Michigan Governor Gretchen Whitmer recently signed into law a bill that would require lead testing as part of the routine check-ups of 1 and 2 year old children. Current testing requirements are only for Medicaid recipients, but will be expanded to all children in the state. Lead poisoning is a serious health concern and can have long lasting and sometimes irreversible consequences. Young children are especially susceptible, making early detection imperative.
Exposure to lead can happen in various ways, including the paint in many older homes. Although it was banned in 1978, lead-based paint was commonly used before that. Others sources of exposure are contaminated soils, waters, imported items and even some hobbies.
Lead poisoning often shows little or no symptoms in the beginning, but as lead levels rise in the body, children may suffer from developmental difficulties, learning delays and physical problems. Routine testing can aid in early detection and treatment. The Center for Disease Control and Prevention recommends all children be tested between the ages of 1 and 2, and high risk children be tested at any time from 6 months to 6 years of age.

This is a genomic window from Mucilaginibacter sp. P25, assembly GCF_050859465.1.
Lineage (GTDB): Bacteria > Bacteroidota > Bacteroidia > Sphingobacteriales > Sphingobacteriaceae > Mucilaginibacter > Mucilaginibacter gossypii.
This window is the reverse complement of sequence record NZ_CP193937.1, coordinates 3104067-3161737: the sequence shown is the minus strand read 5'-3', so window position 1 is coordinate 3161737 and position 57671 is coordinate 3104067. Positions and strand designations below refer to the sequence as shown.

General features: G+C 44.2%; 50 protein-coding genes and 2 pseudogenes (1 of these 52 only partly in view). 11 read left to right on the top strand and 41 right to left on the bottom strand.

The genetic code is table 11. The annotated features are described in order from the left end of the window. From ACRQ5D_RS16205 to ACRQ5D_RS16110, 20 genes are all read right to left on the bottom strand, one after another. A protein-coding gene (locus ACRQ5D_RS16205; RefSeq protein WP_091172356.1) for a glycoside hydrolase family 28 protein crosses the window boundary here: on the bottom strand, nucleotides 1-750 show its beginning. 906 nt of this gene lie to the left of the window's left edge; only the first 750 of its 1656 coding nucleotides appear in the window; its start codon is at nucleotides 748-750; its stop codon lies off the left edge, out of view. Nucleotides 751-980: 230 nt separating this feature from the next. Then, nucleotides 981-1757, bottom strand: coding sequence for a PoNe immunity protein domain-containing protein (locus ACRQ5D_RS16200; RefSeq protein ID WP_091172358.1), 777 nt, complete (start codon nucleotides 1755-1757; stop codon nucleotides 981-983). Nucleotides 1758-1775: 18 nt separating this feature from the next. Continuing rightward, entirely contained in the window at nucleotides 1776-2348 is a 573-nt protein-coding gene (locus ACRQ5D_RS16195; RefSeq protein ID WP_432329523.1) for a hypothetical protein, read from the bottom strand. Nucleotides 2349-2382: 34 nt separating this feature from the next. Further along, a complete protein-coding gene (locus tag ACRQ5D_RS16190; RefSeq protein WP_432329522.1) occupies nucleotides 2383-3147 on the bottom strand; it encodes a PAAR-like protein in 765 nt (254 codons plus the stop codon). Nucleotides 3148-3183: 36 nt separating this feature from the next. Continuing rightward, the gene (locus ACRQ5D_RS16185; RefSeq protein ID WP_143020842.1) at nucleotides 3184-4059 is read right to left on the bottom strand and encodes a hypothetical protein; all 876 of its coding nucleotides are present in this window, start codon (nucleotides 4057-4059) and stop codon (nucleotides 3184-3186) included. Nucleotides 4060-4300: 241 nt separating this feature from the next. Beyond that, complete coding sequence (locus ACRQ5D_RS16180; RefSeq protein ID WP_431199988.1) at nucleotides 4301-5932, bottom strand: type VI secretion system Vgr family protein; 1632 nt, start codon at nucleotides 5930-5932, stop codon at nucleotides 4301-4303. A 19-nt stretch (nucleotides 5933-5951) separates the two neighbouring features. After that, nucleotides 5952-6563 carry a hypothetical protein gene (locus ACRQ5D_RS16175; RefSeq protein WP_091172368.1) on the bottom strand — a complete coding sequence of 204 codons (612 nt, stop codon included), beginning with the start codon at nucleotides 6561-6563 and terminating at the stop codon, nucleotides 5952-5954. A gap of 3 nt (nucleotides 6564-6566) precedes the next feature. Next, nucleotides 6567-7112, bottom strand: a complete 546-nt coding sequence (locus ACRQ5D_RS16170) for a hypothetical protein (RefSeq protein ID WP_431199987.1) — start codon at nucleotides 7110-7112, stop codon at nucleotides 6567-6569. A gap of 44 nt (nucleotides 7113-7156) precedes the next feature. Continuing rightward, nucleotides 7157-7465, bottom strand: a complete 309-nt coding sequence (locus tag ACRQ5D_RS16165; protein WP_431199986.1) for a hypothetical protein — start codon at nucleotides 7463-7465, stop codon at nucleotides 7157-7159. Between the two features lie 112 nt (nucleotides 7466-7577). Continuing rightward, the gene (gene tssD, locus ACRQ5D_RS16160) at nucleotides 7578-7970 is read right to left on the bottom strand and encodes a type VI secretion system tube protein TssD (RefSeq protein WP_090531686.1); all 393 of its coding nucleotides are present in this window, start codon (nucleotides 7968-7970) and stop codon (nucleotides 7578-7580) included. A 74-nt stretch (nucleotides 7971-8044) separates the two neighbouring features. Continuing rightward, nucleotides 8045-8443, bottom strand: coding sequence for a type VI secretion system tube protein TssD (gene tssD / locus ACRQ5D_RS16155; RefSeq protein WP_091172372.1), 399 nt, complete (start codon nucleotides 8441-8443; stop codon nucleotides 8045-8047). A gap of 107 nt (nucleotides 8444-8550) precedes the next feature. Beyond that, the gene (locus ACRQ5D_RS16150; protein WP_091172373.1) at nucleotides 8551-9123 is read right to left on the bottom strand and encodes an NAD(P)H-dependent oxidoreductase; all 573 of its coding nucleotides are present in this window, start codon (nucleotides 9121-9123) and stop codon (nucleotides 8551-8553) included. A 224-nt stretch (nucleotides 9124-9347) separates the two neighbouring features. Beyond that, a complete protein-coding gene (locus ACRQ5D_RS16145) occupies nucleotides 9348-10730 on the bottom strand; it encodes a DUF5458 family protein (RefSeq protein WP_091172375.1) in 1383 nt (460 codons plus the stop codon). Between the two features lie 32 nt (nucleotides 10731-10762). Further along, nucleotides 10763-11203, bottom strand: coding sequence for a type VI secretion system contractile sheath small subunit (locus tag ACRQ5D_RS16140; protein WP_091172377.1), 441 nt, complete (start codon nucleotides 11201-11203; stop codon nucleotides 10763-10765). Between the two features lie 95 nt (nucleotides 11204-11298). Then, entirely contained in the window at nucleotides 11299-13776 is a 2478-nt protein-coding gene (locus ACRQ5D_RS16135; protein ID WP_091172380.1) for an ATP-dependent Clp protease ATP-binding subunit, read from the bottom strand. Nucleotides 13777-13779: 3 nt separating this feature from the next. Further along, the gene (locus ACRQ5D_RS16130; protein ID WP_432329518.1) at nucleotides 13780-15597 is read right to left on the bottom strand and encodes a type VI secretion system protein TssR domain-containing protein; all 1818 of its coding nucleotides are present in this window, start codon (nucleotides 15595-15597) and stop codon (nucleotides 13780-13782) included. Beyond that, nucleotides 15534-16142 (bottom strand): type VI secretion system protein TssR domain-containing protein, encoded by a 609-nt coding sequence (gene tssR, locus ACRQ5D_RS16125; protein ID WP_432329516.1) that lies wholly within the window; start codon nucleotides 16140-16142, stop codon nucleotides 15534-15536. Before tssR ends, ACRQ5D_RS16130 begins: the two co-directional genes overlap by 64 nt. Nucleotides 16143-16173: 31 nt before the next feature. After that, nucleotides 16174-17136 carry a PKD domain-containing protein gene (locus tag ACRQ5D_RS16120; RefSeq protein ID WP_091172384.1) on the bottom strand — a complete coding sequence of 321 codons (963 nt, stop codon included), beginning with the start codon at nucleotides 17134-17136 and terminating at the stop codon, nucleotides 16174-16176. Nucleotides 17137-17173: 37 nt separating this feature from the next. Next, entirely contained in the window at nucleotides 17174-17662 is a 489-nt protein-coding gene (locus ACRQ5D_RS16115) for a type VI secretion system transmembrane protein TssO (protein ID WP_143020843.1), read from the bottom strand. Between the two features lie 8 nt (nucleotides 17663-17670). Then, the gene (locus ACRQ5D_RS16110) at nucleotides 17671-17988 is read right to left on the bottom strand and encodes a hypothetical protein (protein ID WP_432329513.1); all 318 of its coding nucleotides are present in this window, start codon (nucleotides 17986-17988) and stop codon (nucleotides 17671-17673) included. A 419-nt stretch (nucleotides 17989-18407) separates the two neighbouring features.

The Michigan Alliance for Lead Safe Homes (MIALSH) has been advocationg for this law since their inception 13 years ago. Others bills that have been proposed include lead water filters in schools and in child/day care centers.